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During the course Justice Entrepreneurship, the start-up LegalCrowd sees the light of day. Alumnus Joost Jansen, together with a fellow student, founded this crowdfunding platform to make the law more accessible. 'There are about 1.4 million legal cases in the Netherlands each year, but many cases do not proceed because of the financial barrier.'

Joost Jansen recently graduated from the Private Law Master's programme at the Amsterdam Law School. He did his bachelor's in Utrecht. 'When I started the Master's, I didn't have much of a bond with the University of Amsterdam. But in the end Amsterdam has meant a lot to me.'

Joost started studying law because as a child he was already interested in society. 'The law evolves along with what society considers normal', he says. 'A hundred years ago it was very different from now, the legal system adapts to that.' His knowledge of the law enables him to help people and organisations. 'Sometimes the law turns against you. Then it's nice to have people who understand the legal system.' Joost thinks that there is a wall of inaccessibility around the law. 'It is quite complicated to understand it fully. The language is complex and the processes are often quite rigid. In the end, everyone has to abide by the law and everyone has to deal with it, but who knows exactly what the laws say? That is often only the lawyers.

Who knows exactly what the laws say? That is often only the lawyers.

Justice Entrepreneurship

Joost follows his master's in corona time, which means that most education takes place online. Until he follows the course Justice Entrepreneurship at the Amsterdam Law Hub. The subject focuses on how to improve access to the law: exactly what Joost wants. He calls the course a relief. 'With 20 people at the Amsterdam Law Hub we came up with great initiatives.' Justice Entrepreneurship is part of the Amsterdam Law Practice: the law faculty's experience-based education programme. 'The course thrives on its small scale.'

This academic year, the subject won the Gouden Zandloper award from the SDU. 'It is largely based on the Design Thinking method, in which the end user is central. Access to Justice plays a major role in this.' Together with his fellow student and current partner Gabriel Poltorak, Joost created LegalCrowd: a crowdfunding platform for legal procedures to make the law more accessible, particularly financially. 'There are about 1.4 million legal cases in the Netherlands each year, but many cases do not proceed because the financial barrier is high. It is often very expensive to start a lawsuit or to get legal advice. If someone or an organisation has enough support to collect the necessary money through donations, such a case can still be conducted.'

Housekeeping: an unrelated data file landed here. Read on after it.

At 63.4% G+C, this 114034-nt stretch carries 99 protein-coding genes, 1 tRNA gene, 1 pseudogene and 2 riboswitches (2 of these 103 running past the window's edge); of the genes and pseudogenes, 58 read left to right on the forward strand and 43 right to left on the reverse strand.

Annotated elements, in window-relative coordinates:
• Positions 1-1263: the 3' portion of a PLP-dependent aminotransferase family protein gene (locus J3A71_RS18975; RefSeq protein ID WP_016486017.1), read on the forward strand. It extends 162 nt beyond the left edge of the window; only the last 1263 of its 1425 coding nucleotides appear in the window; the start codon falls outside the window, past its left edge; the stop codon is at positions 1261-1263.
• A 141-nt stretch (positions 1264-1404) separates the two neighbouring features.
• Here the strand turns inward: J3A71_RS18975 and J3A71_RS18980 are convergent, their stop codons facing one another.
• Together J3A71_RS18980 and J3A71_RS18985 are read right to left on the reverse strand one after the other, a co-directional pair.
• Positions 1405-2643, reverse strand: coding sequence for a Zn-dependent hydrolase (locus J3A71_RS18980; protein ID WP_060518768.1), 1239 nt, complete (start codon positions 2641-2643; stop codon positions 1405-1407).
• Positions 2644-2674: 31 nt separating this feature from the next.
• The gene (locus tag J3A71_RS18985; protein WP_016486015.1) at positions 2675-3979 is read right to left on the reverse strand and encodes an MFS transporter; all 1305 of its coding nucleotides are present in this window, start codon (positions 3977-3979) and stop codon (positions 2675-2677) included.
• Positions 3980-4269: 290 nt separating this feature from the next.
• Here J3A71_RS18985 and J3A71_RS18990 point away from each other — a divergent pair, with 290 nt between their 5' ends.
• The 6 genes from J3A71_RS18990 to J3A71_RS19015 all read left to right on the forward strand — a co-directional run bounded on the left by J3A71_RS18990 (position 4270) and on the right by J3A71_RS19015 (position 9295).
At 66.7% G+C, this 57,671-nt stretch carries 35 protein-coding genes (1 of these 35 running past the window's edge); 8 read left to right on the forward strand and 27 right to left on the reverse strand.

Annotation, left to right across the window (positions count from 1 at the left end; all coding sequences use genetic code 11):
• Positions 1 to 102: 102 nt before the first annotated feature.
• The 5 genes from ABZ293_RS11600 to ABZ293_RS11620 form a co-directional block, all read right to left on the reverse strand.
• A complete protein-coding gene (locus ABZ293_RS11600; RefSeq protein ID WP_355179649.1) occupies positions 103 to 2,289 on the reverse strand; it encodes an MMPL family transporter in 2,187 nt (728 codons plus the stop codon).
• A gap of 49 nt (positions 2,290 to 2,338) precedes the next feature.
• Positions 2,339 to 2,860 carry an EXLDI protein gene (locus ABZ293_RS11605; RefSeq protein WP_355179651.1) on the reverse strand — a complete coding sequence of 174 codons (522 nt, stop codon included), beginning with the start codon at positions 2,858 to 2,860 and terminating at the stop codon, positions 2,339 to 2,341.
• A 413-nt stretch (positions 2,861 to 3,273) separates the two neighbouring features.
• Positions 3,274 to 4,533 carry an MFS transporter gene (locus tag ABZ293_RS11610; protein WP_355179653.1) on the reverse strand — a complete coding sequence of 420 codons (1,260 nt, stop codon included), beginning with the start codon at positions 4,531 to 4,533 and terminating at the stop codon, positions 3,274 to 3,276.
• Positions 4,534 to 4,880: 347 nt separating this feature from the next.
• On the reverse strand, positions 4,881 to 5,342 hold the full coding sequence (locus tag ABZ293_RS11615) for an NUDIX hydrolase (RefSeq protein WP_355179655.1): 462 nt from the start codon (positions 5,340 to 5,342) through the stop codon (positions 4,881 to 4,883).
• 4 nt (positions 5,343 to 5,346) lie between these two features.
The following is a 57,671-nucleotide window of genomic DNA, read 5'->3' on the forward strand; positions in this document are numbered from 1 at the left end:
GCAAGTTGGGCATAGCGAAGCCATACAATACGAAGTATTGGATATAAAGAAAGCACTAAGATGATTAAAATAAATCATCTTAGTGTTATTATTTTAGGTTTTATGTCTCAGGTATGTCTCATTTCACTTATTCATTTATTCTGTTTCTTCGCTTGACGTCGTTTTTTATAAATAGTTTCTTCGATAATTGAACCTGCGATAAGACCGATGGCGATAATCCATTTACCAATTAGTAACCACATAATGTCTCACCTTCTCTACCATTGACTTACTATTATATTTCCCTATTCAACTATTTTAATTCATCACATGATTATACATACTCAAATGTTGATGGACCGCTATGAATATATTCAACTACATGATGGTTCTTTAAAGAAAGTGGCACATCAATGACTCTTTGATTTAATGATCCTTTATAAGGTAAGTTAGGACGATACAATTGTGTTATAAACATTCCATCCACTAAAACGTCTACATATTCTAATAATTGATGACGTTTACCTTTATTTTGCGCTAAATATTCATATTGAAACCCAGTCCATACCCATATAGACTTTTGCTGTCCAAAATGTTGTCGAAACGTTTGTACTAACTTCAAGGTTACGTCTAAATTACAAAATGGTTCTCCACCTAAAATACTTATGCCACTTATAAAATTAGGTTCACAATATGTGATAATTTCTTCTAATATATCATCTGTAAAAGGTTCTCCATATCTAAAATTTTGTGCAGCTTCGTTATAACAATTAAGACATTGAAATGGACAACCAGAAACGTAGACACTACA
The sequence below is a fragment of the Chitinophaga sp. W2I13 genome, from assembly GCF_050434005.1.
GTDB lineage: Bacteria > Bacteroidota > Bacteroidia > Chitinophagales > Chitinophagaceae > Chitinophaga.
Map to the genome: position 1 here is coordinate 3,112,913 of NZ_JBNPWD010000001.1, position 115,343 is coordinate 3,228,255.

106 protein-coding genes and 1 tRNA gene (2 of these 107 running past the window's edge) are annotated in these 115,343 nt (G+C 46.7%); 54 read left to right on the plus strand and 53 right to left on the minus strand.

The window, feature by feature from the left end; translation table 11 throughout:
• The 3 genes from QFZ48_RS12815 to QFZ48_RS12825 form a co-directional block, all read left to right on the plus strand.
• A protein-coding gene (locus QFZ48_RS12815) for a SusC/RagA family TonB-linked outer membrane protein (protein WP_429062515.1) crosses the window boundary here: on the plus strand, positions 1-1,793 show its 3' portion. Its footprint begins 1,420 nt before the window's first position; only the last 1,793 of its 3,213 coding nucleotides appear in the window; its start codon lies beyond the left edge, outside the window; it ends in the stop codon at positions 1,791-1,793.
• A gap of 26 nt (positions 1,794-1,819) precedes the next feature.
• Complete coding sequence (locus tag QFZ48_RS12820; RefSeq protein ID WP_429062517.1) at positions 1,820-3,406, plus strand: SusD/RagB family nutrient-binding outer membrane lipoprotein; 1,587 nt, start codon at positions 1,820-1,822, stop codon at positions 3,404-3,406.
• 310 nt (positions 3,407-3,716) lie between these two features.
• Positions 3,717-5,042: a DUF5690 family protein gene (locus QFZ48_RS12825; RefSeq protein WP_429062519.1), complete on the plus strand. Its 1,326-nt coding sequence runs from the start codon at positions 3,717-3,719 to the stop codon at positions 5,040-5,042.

Reclaim wrongfully granted subsidy to the King

Joost and Gabriel are now busy putting LegalCrowd on the map. Also within the legal world, so lawyers will point people to the platform. 'The financial aspect need not be a real obstacle to starting a case if you can launch a great crowdfunding campaign for it.' At the moment, LegalCrowd is handling a case brought by De Faunabescherming (Fauna Protection) to reclaim the wrongfully granted subsidy to King Willem-Alexander for the management of the Crown Domain. 'That is a high-profile case,' says Joost. 'We are still waiting for De Faunabescherming to be declared a stakeholder and for the case to be properly argued.'

Improving the law

Joost and Gabriel have made sure that the finances on the platform are well organised. 'We are transparent and only pay out money when the goal has been reached.' With general promotion of the cause, they make sure it reaches the legal sector. Joost and Gabriel also offer tips, manuals and support, so that an organisation can reach its entire backing group, but also people outside of it. Furthermore, they tell campaign starters how to run the best social media campaign and how to reach the mainstream media.

LegalCrowd can also, as a kind of starting point, help individuals or organisations if they want to start a business. 'We have already received requests to find a suitable lawyer for someone. In such cases we look around in our network.'

However, organisations are responsible for their own campaign. 'We are a platform to improve the law. Of course we do have some conditions that have to be met. But in principle, everyone is welcome as a client, regardless of whether we agree or disagree with the campaign. I don't think it is right for us to weigh up interests in advance. King could have crowdfunded with us for the same thing. Then he would also have received tips and general promotion.'

'We believe in this'

Joost sees himself doing this for quite some time. 'There is a lot coming up this year. It will be a beautiful, full platform with multiple cases running simultaneously. With the number of cases in the Netherlands and all the stories we have heard from people who think lawsuits are so expensive, there must be enough cases for the platform. We believe in this.'